Consider this: I might be happy to hire the company that employs you who has only one year of experience, but not so happy to hire a freelancer with only one year of experience.

If your situation allows it, think about eventually taking on some private "freelance" projects to help build your portfolio and resume, and also to see if it's really what you like.

Also consider things like health insurance, retirement contributions, etc. Those are never in the forefront for anyone starting out. But, count on this: You will get sick and you will retire.

Those are all good points as well, I hadn't considered benefits really, nor the fact that by being with the company I have a better shot at stable work.


After getting years of experience with a company I did try freelance work for a year.

You must have the personality that supports freelance work. You must have a personality that works well with other people, and I preferred to work alone with minimal involvement with people. You can't set-up your next gig if you don't interact with other people.

You may have to sign a contract for the work to be done. Be very careful what you agree to.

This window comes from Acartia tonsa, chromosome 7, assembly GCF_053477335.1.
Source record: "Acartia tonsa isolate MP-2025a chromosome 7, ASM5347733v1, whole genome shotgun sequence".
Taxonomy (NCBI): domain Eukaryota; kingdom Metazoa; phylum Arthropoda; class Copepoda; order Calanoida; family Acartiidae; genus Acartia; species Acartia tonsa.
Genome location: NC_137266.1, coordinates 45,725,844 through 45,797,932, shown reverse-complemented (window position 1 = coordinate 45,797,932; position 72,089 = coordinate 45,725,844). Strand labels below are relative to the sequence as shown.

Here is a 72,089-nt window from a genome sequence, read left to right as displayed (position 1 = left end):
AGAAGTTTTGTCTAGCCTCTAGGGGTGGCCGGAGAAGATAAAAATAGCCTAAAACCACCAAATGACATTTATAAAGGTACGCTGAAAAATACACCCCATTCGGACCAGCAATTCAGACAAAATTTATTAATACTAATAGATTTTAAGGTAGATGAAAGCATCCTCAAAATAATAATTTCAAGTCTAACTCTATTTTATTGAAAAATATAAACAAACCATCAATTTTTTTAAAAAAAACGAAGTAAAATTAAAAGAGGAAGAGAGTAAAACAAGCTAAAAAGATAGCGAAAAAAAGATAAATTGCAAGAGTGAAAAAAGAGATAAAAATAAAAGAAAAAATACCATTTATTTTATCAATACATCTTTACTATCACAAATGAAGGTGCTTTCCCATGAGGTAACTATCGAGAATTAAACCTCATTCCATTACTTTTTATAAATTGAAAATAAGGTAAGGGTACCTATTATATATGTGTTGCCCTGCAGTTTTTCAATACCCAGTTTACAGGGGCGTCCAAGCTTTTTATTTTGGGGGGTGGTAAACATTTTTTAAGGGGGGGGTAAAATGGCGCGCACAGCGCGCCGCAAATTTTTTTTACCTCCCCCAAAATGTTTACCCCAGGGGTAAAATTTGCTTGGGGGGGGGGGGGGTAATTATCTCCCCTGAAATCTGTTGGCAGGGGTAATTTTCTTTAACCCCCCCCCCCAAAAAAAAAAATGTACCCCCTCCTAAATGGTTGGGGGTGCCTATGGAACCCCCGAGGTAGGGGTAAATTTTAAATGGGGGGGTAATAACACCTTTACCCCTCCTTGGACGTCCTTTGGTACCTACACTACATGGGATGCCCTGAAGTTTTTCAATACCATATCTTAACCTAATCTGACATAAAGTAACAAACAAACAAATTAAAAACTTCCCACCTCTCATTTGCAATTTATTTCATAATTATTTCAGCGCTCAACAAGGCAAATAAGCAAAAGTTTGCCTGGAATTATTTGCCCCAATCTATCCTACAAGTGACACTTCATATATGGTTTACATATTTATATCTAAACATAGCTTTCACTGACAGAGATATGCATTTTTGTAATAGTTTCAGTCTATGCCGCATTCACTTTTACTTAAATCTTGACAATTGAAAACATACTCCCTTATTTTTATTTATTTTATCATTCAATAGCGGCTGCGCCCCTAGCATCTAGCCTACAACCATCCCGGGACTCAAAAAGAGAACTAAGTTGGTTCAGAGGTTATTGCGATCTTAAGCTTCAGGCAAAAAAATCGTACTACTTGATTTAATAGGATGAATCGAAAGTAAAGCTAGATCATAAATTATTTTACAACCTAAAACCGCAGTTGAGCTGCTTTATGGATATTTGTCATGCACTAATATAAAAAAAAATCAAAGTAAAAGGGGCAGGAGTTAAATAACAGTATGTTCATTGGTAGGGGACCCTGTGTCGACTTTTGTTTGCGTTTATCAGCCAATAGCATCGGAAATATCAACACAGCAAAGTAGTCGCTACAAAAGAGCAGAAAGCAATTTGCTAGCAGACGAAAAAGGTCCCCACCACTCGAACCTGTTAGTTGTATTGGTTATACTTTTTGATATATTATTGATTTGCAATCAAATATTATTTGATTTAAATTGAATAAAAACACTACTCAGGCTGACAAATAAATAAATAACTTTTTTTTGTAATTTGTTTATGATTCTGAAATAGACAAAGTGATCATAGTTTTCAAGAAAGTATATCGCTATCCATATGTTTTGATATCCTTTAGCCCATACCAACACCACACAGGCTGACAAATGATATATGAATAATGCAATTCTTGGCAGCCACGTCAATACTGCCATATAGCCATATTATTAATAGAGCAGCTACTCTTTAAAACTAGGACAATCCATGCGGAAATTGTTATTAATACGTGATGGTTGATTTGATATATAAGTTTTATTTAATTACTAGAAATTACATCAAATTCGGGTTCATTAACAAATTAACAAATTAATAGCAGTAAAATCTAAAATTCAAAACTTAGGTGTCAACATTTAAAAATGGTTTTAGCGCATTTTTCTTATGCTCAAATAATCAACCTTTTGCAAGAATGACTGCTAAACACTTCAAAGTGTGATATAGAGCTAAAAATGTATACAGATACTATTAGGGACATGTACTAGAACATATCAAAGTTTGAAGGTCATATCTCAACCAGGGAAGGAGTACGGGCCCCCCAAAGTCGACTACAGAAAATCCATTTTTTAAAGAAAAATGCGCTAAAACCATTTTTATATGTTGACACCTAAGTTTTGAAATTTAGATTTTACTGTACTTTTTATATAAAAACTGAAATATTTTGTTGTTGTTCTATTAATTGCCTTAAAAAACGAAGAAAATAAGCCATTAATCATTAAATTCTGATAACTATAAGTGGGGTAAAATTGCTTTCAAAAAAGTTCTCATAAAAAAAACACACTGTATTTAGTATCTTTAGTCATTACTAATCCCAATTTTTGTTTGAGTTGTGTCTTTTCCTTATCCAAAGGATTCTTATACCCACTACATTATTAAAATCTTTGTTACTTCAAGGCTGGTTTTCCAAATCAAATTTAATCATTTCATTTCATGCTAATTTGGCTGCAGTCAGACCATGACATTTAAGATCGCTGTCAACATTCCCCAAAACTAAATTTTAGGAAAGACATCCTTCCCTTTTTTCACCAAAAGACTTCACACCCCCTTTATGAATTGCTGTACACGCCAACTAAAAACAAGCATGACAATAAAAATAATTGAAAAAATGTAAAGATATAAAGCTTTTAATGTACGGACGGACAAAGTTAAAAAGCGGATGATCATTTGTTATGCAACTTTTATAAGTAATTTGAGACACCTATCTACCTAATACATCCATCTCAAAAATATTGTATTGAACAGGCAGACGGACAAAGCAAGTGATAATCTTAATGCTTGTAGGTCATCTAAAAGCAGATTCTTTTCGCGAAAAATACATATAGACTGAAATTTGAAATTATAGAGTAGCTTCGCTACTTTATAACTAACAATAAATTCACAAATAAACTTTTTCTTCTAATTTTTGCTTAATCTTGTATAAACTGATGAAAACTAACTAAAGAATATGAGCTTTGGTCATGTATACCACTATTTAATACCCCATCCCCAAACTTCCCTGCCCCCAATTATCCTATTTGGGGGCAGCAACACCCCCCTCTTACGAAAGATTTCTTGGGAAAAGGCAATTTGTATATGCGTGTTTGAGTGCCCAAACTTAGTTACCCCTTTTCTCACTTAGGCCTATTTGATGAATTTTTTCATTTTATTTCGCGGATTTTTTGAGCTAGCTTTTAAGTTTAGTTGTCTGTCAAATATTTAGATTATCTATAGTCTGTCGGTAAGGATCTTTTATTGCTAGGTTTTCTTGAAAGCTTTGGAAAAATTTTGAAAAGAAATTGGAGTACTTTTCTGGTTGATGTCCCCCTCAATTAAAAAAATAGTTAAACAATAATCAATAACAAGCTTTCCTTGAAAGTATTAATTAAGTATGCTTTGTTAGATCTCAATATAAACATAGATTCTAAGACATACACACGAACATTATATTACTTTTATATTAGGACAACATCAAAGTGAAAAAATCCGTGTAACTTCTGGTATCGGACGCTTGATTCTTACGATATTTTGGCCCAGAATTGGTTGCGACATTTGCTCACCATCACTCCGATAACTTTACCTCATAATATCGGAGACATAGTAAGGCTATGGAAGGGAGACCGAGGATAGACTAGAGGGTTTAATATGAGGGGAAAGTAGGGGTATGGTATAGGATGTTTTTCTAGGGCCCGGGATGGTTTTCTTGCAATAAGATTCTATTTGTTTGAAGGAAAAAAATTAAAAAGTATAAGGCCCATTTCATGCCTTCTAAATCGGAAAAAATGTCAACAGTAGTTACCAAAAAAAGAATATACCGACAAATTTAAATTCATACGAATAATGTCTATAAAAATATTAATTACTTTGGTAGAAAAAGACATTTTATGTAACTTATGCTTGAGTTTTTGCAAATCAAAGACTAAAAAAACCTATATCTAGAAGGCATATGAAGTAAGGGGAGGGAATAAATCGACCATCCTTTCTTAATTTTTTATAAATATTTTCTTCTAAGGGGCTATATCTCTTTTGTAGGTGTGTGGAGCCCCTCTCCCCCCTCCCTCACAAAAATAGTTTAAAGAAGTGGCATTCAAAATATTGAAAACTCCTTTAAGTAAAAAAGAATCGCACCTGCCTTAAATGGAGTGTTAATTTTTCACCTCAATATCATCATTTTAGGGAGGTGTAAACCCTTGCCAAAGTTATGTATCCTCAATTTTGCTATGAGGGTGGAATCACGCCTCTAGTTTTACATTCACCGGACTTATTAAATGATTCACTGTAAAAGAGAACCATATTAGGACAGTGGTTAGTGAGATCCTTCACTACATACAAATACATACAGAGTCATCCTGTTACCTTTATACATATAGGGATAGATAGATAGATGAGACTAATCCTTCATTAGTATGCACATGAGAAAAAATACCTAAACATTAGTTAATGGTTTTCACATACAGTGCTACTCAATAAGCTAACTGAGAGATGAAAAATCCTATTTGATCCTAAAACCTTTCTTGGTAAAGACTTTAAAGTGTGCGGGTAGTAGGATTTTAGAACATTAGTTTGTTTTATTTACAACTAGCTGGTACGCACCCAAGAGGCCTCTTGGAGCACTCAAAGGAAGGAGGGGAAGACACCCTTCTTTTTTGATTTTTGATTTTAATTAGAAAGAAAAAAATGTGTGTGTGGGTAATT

Depending on the country, there may be other expences that you will be responsible for that an employee of a company doesn't pay; such as, taxes, insurance, retirement contributions, etc. In the USA I had to make between 1.5X to 2.0X more than an employee to make it feasible or me.

This is also something I hadn't really thought about. I worked in sales and customer service throughout high school and I always hated it. When I graduated I landed a job teaching English in Mexico and I wasn't a fan of that either. I think I, too, prefer to be left alone and not have to deal with people haha. I like it when the only problems I have to deal with are bugs in code or an improper responsive layout. In my experiences, computers are more reliable than people too :P

Wadim_Korneev
September 24th, 2015, 09:47 AM